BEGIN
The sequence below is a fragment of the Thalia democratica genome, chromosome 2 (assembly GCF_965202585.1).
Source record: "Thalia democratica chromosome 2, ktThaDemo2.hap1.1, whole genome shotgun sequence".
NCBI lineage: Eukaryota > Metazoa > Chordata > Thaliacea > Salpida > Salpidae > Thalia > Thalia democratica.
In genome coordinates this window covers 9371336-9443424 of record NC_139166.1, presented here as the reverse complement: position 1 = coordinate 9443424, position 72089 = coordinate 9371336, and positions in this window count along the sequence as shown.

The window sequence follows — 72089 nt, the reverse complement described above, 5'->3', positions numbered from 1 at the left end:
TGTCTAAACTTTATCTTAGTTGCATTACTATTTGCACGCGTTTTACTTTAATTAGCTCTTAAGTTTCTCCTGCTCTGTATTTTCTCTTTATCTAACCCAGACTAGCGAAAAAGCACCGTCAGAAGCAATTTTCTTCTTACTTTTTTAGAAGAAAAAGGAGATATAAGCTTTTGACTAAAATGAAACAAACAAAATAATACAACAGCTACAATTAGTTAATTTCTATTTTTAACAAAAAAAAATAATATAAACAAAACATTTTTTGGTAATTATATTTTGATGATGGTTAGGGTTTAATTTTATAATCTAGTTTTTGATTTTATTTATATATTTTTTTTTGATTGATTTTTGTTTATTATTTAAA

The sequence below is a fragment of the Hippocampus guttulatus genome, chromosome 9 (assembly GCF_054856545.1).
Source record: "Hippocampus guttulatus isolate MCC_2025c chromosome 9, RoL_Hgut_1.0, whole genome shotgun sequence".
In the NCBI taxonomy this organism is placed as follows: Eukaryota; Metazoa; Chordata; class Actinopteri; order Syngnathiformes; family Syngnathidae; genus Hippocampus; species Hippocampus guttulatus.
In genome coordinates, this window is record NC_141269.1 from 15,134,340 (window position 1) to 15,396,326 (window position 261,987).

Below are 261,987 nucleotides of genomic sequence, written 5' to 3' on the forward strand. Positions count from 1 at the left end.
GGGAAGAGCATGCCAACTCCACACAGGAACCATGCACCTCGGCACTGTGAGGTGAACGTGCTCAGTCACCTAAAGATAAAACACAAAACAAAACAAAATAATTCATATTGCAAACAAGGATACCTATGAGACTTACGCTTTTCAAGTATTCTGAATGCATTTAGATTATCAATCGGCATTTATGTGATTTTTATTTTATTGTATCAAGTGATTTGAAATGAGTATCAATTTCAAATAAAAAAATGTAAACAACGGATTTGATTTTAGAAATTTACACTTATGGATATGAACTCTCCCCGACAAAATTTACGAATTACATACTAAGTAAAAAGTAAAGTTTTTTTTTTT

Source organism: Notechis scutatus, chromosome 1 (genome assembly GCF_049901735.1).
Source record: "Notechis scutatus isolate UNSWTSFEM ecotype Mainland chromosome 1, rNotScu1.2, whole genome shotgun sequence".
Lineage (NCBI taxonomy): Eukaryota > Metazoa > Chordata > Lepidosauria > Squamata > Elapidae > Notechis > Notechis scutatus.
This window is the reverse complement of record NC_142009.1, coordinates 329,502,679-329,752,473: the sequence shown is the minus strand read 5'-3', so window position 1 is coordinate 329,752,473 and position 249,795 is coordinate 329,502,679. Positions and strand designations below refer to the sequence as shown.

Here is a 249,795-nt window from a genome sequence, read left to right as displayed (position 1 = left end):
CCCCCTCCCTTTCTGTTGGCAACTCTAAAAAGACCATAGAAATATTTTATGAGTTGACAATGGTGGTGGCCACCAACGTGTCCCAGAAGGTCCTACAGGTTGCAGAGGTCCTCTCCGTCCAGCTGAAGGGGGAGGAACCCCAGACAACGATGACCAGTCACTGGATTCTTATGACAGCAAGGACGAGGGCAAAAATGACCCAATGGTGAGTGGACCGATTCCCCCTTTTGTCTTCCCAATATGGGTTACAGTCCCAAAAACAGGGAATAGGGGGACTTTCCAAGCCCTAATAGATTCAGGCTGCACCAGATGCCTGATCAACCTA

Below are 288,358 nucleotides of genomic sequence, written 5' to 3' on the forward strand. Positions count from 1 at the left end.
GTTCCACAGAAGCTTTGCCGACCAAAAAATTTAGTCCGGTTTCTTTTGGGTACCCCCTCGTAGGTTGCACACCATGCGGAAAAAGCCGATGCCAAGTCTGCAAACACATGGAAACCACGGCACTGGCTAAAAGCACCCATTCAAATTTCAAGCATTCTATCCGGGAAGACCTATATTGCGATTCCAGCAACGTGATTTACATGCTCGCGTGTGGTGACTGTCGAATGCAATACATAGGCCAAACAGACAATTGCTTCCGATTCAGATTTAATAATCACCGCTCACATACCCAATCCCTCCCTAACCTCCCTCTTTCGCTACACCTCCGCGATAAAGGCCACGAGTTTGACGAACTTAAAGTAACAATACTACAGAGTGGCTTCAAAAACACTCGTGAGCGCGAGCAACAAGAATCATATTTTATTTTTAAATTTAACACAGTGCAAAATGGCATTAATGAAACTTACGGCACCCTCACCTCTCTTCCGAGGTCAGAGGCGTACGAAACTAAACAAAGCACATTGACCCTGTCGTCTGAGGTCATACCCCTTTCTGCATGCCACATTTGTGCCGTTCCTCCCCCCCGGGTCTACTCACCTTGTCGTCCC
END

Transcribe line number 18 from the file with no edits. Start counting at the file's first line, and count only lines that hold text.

CCCCCTCCCTTTCTGTTGGCAACTCTAAAAAGACCATAGAAATATTTTATGAGTTGACAATGGTGGTGGCCACCAACGTGTCCCAGAAGGTCCTACAGGTTGCAGAGGTCCTCTCCGTCCAGCTGAAGGGGGAGGAACCCCAGACAACGATGACCAGTCACTGGATTCTTATGACAGCAAGGACGAGGGCAAAAATGACCCAATGGTGAGTGGACCGATTCCCCCTTTTGTCTTCCCAATATGGGTTACAGTCCCAAAAACAGGGAATAGGGGGACTTTCCAAGCCCTAATAGATTCAGGCTGCACCAGATGCCTGATCAACCTA